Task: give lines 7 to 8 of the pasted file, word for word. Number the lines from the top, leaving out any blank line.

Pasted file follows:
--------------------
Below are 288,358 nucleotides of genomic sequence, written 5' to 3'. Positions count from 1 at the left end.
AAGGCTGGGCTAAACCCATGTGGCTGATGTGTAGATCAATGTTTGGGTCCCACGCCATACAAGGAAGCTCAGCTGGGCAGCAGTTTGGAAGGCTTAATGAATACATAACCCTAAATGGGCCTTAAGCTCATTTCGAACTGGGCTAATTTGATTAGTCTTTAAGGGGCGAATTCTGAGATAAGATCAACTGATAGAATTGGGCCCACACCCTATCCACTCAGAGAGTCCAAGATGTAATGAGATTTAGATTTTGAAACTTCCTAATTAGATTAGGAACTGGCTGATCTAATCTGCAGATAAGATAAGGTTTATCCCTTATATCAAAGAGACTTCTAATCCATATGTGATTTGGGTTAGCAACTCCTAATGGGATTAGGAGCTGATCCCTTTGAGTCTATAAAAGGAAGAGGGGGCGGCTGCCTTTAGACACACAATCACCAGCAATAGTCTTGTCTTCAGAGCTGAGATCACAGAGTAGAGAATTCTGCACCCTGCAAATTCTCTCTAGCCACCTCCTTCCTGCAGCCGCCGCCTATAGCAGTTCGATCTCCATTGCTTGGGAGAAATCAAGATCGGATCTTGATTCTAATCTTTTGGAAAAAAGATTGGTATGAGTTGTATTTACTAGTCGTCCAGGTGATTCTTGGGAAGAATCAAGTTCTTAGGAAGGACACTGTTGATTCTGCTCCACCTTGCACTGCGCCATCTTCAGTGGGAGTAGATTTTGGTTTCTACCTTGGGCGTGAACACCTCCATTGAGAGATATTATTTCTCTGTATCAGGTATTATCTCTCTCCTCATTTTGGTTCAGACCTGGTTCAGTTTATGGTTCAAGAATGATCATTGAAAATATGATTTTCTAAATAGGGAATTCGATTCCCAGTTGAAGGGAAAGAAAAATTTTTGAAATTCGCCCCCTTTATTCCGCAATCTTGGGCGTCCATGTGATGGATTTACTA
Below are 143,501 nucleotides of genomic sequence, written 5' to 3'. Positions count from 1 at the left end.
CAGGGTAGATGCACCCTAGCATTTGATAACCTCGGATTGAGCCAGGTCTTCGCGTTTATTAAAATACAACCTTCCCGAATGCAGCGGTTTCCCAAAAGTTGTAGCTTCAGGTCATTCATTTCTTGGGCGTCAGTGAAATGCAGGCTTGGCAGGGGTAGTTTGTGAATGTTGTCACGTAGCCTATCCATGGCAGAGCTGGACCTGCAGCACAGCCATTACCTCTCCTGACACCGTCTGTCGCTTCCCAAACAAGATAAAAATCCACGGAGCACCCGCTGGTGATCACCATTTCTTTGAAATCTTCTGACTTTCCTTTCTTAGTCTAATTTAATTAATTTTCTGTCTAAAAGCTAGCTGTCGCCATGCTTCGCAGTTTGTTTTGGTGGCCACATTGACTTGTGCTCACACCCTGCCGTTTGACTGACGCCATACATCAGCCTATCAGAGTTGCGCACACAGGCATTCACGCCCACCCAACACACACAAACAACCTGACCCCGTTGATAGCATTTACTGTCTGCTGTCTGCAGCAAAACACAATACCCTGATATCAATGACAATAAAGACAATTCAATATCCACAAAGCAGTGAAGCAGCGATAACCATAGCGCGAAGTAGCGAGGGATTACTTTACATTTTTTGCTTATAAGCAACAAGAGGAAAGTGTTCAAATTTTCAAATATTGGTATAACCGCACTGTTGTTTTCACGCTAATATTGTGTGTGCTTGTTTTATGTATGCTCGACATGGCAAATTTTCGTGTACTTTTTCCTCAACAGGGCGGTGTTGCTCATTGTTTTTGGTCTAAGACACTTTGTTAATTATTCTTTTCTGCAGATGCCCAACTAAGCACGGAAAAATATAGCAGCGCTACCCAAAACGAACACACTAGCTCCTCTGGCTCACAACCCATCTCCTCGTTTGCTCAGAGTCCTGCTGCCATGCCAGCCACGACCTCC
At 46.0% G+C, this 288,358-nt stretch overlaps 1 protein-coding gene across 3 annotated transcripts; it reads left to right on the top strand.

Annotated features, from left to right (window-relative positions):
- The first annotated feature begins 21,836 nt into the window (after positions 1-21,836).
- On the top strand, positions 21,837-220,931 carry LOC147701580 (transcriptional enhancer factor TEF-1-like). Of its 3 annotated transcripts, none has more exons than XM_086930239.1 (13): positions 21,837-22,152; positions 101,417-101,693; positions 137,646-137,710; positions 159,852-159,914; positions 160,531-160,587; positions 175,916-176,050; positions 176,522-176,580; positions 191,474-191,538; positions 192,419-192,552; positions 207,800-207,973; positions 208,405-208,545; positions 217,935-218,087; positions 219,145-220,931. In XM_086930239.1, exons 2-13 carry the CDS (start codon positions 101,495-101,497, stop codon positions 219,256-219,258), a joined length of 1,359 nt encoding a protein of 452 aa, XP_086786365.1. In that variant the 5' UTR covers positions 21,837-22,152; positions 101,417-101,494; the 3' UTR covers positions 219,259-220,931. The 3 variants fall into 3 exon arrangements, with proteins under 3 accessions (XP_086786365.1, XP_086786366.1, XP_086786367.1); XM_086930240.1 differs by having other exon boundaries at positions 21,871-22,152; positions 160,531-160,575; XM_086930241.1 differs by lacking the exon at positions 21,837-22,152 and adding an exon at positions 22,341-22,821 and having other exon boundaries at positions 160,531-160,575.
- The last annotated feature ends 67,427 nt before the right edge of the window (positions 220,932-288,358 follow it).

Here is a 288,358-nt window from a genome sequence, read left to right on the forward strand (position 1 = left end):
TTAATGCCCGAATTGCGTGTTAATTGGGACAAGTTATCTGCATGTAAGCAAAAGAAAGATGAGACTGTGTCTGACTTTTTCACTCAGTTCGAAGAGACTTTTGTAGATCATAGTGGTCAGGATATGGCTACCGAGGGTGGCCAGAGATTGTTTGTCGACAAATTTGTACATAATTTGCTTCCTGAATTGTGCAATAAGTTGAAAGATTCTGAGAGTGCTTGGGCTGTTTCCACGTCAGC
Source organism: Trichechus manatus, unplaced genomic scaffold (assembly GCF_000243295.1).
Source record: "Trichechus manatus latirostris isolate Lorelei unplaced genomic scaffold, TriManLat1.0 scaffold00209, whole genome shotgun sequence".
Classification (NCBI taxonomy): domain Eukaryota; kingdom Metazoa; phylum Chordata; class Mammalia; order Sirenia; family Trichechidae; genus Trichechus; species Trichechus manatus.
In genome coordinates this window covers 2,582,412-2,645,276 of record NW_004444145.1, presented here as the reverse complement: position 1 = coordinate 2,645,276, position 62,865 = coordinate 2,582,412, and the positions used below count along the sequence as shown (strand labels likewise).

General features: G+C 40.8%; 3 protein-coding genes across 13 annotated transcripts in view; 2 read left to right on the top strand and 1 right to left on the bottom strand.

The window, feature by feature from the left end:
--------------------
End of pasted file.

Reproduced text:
- The first annotated feature begins 21,836 nt into the window (after positions 1-21,836).
- On the top strand, positions 21,837-220,931 carry LOC147701580 (transcriptional enhancer factor TEF-1-like). Of its 3 annotated transcripts, none has more exons than XM_086930239.1 (13): positions 21,837-22,152; positions 101,417-101,693; positions 137,646-137,710; positions 159,852-159,914; positions 160,531-160,587; positions 175,916-176,050; positions 176,522-176,580; positions 191,474-191,538; positions 192,419-192,552; positions 207,800-207,973; positions 208,405-208,545; positions 217,935-218,087; positions 219,145-220,931. In XM_086930239.1, exons 2-13 carry the CDS (start codon positions 101,495-101,497, stop codon positions 219,256-219,258), a joined length of 1,359 nt encoding a protein of 452 aa, XP_086786365.1. In that variant the 5' UTR covers positions 21,837-22,152; positions 101,417-101,494; the 3' UTR covers positions 219,259-220,931. The 3 variants fall into 3 exon arrangements, with proteins under 3 accessions (XP_086786365.1, XP_086786366.1, XP_086786367.1); XM_086930240.1 differs by having other exon boundaries at positions 21,871-22,152; positions 160,531-160,575; XM_086930241.1 differs by lacking the exon at positions 21,837-22,152 and adding an exon at positions 22,341-22,821 and having other exon boundaries at positions 160,531-160,575.